Hypertension and beta-blockers

NEW YORK, NY. An elevated resting heart rate is an independent risk factor for cardiovascular disease and associated mortality. Beta-blockers (propranolol, atenolol, metoprolol) are effective in lowering heart rate and have been found to reduce mortality among patients with heart failure and angina. There is also evidence that beta-blocker therapy reduces the severity and mortality of heart attacks (myocardial infarctions). This has led to the assumption that the slower the heart rate the better and has resulted in beta-blockers being routinely prescribed for patients with elevated blood pressure (hypertension) even though there is no clinical evidence that reducing heart rate is of benefit in these patients.

Dr. Franz Messerli and colleagues at Columbia University of Physicians and Surgeons now report that prescribing beta-blockers for patients with hypertension is precisely the wrong thing to do. Their meta-analysis encompassed 9 randomized, controlled clinical trials evaluating the effects of beta-blockers among hypertensives. A total of 34,096 patients were treated with beta-blockers, 30,139 were treated with other anti-hypertensive agents (diuretics, ACE inhibitors or calcium channel blockers) and 3,987 were given a placebo.

All patients were followed for an average of 3.5 years (minimum 1 year) by which time their average systolic blood pressure had decreased by about 13% in both the beta-blocker group and the comparison group. In addition, average resting heart rate had decreased by 12% in the beta-blocker group, while a statistically non-significant decrease of 1% was observed in the comparison group (other anti-hypertensive agents). Surprisingly, the New York researchers observed an inverse relationship between the extent of heart rate reduction and cardiovascular mortality during the studies. In other words, the more effective the beta-blockers were at reducing heart rate, the greater the mortality. Similar correlations were observed for nonfatal myocardial infarction (MI), heart failure and stroke. In all cases, the incidence of these conditions increased as the heart rate was lowered using beta-blocker therapy.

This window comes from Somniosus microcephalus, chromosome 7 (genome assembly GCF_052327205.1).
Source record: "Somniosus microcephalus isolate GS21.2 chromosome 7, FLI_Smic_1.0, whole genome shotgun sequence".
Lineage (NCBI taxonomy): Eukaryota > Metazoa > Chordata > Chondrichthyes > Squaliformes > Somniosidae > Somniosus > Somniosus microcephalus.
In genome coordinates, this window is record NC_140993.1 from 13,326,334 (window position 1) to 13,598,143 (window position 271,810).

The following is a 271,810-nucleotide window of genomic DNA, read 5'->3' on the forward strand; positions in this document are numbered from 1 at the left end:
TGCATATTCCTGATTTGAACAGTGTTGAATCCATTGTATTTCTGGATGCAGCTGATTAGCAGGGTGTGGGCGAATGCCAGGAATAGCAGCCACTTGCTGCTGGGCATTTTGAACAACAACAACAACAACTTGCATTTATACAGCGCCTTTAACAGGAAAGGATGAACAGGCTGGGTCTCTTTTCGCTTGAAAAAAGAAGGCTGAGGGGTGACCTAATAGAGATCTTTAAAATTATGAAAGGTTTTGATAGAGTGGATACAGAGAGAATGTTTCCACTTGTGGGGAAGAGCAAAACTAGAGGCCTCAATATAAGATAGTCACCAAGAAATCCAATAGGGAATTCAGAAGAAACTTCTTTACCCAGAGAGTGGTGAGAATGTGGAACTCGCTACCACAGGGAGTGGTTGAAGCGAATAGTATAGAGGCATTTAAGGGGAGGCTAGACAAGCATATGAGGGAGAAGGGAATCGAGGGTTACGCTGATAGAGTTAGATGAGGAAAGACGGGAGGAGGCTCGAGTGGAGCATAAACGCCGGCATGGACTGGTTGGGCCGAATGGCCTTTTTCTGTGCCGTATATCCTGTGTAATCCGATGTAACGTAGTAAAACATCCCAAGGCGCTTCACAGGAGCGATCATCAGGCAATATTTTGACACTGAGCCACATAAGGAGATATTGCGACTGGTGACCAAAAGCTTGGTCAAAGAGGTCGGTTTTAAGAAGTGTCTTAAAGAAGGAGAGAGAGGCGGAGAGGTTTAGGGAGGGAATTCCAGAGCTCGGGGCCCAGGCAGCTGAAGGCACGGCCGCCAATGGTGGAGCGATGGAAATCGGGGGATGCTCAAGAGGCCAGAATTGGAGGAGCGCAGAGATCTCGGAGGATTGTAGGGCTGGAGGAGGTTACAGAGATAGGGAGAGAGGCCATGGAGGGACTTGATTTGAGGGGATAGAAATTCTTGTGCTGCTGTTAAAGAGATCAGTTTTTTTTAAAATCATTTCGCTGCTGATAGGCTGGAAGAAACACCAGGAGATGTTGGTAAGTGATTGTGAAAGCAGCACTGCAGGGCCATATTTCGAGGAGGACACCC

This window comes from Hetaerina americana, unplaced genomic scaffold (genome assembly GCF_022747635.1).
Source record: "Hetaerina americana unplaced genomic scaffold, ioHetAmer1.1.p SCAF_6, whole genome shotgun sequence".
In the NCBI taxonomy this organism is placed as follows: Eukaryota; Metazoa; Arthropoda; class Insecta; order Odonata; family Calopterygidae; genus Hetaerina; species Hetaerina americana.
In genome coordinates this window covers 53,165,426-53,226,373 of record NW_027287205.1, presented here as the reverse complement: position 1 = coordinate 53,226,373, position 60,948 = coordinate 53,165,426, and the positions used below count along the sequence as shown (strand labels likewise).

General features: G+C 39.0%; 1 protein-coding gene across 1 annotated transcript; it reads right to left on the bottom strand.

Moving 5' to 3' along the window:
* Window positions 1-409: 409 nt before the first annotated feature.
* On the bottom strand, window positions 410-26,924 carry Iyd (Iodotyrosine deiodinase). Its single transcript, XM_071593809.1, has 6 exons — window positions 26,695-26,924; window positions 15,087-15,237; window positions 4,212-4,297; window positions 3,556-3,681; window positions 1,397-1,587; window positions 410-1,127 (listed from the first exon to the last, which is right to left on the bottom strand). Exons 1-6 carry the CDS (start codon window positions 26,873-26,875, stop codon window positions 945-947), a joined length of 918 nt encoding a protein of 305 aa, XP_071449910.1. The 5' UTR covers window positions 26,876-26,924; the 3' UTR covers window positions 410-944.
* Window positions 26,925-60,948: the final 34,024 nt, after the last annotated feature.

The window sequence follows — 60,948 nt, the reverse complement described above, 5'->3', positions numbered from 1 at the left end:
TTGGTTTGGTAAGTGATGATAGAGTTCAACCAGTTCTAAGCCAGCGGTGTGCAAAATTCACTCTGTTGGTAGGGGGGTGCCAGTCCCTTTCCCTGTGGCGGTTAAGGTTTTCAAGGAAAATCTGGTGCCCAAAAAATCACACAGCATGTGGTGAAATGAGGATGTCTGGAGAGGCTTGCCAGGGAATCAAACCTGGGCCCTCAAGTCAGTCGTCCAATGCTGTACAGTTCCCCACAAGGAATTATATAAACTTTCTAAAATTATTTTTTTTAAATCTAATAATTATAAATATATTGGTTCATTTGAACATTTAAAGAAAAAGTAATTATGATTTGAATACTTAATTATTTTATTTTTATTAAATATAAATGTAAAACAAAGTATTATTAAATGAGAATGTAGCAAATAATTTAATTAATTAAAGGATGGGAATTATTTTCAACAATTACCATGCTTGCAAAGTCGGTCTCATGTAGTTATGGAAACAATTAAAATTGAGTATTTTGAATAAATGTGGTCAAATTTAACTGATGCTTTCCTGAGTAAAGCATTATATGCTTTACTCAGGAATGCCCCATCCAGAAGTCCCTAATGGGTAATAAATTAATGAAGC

The researchers conclude that, “In contrast to patients with MI and heart failure, beta-blocker-associated reduction in heart rate increased the risk of cardiovascular events and death for hypertensive patients.” They speculate that the beta-blocker induced heart rate reduction increases central aortic pressure or pulse pressure and that this is responsible for the adverse effects observed in patients with hypertension.

In an accompanying editorial, Dr. Normal Kaplan of the University of Texas points out that beta-blockers have numerous other adverse effects including precipitation of diabetes, weight gain, and a decrease in exercise endurance. Despite this, atenolol was the 4th most prescribed drug in the US in 2005 with 44 million prescriptions a year.

Bangalore, S, et al. Relation of beta-blocker-induced heart rate lowering and cardioprotection in hypertension. Journal of the American College of Cardiology, Vol. 52, October 28, 2008, pp. 1482-89
Kaplan, NM. Beta-blockers in hypertension: Adding insult to injury. Journal of the American College of Cardiology, Vol. 52, October 28, 2008, pp. 1490-91

Editor’s comment: It should be kept in mind that 78% of the participants in the clinical trials were prescribed atenolol (Tenormin), so it is not entirely clear whether beta-blockers as such, or atenolol in particular, are responsible for the adverse effects. It is quite possible that one of the newer vasodilating beta-blockers such as nebivolol (Bystolic) would not have the same detrimental effects as atenolol since it does not increase the central aortic pressure. Nevertheless, with the evidence at hand, it would seem that lone afibbers with hypertension would be far better of taking an ACE inhibitor, calcium channel blocker, or potassium-sparing diuretic rather than a beta-blocker for reducing their blood pressure.